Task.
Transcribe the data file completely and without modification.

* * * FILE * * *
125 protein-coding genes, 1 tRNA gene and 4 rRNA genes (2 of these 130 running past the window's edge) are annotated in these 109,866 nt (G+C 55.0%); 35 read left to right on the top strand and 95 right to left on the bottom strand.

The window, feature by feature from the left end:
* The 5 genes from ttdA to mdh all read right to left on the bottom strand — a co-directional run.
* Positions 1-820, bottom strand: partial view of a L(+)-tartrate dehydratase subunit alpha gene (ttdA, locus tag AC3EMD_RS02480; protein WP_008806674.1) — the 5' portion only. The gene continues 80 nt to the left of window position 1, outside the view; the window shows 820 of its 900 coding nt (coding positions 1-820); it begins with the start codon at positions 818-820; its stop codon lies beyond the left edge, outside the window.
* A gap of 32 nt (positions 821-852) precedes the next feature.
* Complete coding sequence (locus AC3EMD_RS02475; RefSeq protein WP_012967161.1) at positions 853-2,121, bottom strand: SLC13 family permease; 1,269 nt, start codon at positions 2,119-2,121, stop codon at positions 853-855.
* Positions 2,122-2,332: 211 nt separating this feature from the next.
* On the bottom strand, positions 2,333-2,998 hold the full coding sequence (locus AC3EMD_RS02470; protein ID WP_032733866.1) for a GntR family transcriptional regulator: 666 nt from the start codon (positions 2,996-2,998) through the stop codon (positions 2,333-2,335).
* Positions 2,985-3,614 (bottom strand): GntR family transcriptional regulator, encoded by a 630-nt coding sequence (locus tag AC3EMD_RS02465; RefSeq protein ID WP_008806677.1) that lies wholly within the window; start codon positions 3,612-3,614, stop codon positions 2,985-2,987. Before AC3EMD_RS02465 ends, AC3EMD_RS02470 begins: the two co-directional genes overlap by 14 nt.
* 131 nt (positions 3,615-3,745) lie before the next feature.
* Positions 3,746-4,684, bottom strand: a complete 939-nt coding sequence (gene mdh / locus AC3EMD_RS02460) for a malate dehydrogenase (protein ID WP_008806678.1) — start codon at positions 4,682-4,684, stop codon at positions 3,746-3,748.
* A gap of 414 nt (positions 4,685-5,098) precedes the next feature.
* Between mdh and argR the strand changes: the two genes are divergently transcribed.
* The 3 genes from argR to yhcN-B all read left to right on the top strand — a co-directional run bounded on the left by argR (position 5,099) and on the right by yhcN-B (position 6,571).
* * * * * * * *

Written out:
125 protein-coding genes, 1 tRNA gene and 4 rRNA genes (2 of these 130 running past the window's edge) are annotated in these 109,866 nt (G+C 55.0%); 35 read left to right on the top strand and 95 right to left on the bottom strand.

The window, feature by feature from the left end:
* The 5 genes from ttdA to mdh all read right to left on the bottom strand — a co-directional run.
* Positions 1-820, bottom strand: partial view of a L(+)-tartrate dehydratase subunit alpha gene (ttdA, locus tag AC3EMD_RS02480; protein WP_008806674.1) — the 5' portion only. The gene continues 80 nt to the left of window position 1, outside the view; the window shows 820 of its 900 coding nt (coding positions 1-820); it begins with the start codon at positions 818-820; its stop codon lies beyond the left edge, outside the window.
* A gap of 32 nt (positions 821-852) precedes the next feature.
* Complete coding sequence (locus AC3EMD_RS02475; RefSeq protein WP_012967161.1) at positions 853-2,121, bottom strand: SLC13 family permease; 1,269 nt, start codon at positions 2,119-2,121, stop codon at positions 853-855.
* Positions 2,122-2,332: 211 nt separating this feature from the next.
* On the bottom strand, positions 2,333-2,998 hold the full coding sequence (locus AC3EMD_RS02470; protein ID WP_032733866.1) for a GntR family transcriptional regulator: 666 nt from the start codon (positions 2,996-2,998) through the stop codon (positions 2,333-2,335).
* Positions 2,985-3,614 (bottom strand): GntR family transcriptional regulator, encoded by a 630-nt coding sequence (locus tag AC3EMD_RS02465; RefSeq protein ID WP_008806677.1) that lies wholly within the window; start codon positions 3,612-3,614, stop codon positions 2,985-2,987. Before AC3EMD_RS02465 ends, AC3EMD_RS02470 begins: the two co-directional genes overlap by 14 nt.
* 131 nt (positions 3,615-3,745) lie before the next feature.
* Positions 3,746-4,684, bottom strand: a complete 939-nt coding sequence (gene mdh / locus AC3EMD_RS02460) for a malate dehydrogenase (protein ID WP_008806678.1) — start codon at positions 4,682-4,684, stop codon at positions 3,746-3,748.
* A gap of 414 nt (positions 4,685-5,098) precedes the next feature.
* Between mdh and argR the strand changes: the two genes are divergently transcribed.
* The 3 genes from argR to yhcN-B all read left to right on the top strand — a co-directional run bounded on the left by argR (position 5,099) and on the right by yhcN-B (position 6,571).